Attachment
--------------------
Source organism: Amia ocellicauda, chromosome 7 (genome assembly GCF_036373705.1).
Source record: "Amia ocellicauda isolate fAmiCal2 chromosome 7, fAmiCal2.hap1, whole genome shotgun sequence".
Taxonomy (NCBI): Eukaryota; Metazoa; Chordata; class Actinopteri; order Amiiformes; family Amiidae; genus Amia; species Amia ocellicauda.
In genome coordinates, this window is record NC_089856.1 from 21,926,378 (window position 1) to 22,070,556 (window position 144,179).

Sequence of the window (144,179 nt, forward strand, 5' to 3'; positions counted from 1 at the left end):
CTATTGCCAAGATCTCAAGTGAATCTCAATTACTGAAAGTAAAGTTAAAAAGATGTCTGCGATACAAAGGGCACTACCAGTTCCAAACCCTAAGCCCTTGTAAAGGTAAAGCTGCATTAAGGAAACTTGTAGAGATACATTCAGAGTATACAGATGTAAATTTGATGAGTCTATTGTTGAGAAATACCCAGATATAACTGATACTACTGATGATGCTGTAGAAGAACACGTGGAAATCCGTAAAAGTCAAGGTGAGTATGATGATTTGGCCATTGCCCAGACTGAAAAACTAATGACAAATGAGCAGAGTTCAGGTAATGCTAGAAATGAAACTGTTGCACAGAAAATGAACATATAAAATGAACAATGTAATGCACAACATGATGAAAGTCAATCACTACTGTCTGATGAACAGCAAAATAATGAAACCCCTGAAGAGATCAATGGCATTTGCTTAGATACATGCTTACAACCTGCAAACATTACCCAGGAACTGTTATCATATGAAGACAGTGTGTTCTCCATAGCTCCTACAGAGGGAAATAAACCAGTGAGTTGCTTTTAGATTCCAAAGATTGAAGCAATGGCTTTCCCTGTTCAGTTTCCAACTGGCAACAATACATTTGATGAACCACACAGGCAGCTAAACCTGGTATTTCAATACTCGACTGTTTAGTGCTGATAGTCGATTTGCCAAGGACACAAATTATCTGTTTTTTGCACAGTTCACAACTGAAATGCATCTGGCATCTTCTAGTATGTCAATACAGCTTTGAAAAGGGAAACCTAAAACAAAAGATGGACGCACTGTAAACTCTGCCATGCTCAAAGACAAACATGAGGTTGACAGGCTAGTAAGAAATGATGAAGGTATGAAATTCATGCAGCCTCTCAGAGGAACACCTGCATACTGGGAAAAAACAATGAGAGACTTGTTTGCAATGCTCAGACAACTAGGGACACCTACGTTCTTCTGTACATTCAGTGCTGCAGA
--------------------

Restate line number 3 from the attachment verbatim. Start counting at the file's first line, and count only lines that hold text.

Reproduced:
Taxonomy (NCBI): Eukaryota; Metazoa; Chordata; class Actinopteri; order Amiiformes; family Amiidae; genus Amia; species Amia ocellicauda.